This page contains guidelines for conducting user interviews and a Discussion Guide which outlines topics of interest that we would like to cover in the interviews. The Discussion Guide should be used as an informal list of topics we would like to cover in interviews. The guidelines below are paraphrased from planning documents of user studies we conducted at HP Labs and later labs at Agilent Labs. As guidelines, they are meant to provide an outline of some basic principles and techniques we found useful, not a formal set of rules to be followed.

Suggested Guidelines for Interviewing

We found it most productive to interview in teams, or at least in pairs. In teams, one person can be responsible for note-taking while the other(s) can devote their full attention to the conversation. Another advantage of team interviewing is that the sharing of reactions in debriefing can help synthesize conclusions and new ideas.

Before each interview, we found it a good idea to review among ourselves what the goals of the interview are and recall what questions or issues we especially wanted to cover in the particular meeting. The topics in the Discussion Guide can serve as an ongoing list of these important issues. They are best used as aids for moving the conversation along, rather than as a questionaire. It should not be essential to cover all questions in the guidelines in all interviews; rather it is more productive to let the interview take its course and to capture the information in the users' own words. Interviews should be informal and open-ended. We will have specific ideas in mind of what we want to cover, but it is essential to allow these conversations to unfold in their own way, rather than presenting a laundry list of questions. In fact, it is a good idea to put aside any papers with written questions or topics before the interview starts (after reviewing them), since that will help us listen more closely to the cues of the people we are talking to. We need to follow those cues if we want to understand what ís important to the people we interview.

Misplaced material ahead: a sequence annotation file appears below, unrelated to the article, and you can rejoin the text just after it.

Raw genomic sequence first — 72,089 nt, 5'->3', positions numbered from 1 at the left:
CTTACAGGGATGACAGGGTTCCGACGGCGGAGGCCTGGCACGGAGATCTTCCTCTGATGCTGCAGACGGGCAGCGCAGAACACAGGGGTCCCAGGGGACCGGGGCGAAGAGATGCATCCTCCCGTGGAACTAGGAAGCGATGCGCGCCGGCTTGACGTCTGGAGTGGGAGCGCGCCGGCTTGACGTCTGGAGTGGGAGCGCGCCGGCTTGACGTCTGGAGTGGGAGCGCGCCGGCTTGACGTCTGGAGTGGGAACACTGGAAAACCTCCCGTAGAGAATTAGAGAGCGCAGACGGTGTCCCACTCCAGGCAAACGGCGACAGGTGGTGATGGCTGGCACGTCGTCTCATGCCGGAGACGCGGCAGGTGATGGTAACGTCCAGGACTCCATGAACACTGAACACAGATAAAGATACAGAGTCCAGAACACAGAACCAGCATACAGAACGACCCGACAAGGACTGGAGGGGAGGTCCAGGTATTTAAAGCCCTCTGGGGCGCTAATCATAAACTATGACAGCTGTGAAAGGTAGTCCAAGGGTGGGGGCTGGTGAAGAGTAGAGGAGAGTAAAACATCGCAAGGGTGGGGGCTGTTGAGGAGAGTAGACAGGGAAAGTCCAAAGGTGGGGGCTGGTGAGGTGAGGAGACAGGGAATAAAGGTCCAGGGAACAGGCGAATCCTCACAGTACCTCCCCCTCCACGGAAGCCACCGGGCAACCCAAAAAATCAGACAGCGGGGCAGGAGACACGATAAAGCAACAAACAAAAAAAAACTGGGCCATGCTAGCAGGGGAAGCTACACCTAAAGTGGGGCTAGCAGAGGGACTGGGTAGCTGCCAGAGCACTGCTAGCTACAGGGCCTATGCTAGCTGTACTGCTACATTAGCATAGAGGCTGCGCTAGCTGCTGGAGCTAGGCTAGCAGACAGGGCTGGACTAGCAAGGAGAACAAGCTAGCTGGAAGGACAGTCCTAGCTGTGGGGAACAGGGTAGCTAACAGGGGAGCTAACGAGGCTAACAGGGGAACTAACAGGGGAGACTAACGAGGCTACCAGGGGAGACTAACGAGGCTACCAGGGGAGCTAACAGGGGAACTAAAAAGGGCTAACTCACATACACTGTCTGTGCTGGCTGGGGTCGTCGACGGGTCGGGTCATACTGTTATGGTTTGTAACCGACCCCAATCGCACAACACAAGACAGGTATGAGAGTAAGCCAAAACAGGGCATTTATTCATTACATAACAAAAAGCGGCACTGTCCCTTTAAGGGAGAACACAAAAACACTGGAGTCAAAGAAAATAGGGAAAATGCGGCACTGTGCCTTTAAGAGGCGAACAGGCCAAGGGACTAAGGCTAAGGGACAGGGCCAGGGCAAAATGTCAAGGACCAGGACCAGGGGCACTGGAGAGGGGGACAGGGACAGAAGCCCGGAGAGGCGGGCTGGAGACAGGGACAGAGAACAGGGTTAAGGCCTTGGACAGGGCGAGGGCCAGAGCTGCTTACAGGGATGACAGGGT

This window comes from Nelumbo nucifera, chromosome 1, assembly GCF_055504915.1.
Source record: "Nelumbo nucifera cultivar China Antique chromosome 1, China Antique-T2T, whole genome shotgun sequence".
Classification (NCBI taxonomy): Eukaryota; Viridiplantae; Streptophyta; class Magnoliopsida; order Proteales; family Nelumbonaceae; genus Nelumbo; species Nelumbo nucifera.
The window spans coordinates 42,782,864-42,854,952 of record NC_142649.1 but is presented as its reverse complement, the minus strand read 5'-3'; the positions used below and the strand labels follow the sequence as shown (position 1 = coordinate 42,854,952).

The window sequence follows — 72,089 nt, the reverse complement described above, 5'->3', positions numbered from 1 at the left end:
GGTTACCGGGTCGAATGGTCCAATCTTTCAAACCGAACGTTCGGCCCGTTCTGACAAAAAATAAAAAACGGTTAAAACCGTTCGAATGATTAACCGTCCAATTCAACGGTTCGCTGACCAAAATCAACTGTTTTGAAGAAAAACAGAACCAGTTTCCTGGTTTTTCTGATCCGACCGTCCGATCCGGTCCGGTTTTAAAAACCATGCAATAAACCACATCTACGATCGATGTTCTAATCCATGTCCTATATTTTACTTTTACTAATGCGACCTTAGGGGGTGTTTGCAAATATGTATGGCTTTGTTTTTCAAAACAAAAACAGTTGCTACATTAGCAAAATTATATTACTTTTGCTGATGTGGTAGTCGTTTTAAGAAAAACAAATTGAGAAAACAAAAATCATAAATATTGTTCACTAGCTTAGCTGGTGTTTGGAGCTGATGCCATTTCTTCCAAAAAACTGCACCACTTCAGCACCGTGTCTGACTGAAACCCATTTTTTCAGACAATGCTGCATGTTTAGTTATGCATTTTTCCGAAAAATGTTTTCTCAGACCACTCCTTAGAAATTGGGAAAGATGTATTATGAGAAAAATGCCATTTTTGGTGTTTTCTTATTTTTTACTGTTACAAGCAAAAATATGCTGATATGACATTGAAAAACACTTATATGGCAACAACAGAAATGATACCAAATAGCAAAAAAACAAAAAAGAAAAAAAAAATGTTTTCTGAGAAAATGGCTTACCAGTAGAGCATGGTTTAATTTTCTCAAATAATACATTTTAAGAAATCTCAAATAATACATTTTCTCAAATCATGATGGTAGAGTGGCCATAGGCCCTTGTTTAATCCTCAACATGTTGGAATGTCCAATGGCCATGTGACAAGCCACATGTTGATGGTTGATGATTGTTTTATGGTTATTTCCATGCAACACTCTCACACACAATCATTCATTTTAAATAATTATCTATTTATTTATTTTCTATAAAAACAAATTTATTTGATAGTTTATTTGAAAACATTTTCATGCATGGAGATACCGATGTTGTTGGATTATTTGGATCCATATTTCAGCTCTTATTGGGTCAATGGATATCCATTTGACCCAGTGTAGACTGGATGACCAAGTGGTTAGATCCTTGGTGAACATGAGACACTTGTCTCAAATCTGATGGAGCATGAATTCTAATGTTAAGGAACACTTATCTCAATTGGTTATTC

We found it helpful to listen especially carefully to the language people use, and to try to adopt their terminology in interviews and other conversations whenever we can. Noticing the differences between the terminology of people we interview and the terminology of our own group of developers (or what we understand to be conventional bioinformatics language) can be a fruitful source of insight about the way users go about doing things.

We found it useful to debrief among ourselves right after the interview. In the debrief, we can call attention to any interesting things that surfaced, see if any questions have arisen for follow-up interviews or observations, and discuss the logistics of the interview to see if anything should be changed for next time.

Some user research practitioners tape all interviews. We did this at HP Labs for several years, but eventually abandoned the practice in favor of concentrating on taking good notes and writing them up as soon as possible after the interviews. We found that this was just as effective as taping and transcribing interviews, while being lower overhead and avoiding the problems of people feeling self-conscious when being taped.

It's essential to take good notes during an interview and, even more important, to write up these notes as soon as reasonable after the interview, while the conversation is still fresh in our minds. Such 'field notes' are very useful for setting the scene, summarizing the important features of a conversation, providing some material for reflection, and pointing to next steps.

Discussion Guide

DiscussionGuide (last edited 2009-02-12 01:03:34 by localhost)

Funding for Cytoscape is provided by a federal grant from the U.S. National Institute of General Medical Sciences (NIGMS) of the Na tional Institutes of Health (NIH) under award number GM070743-01. Corporate funding is provided through a contract from Unilever PLC.

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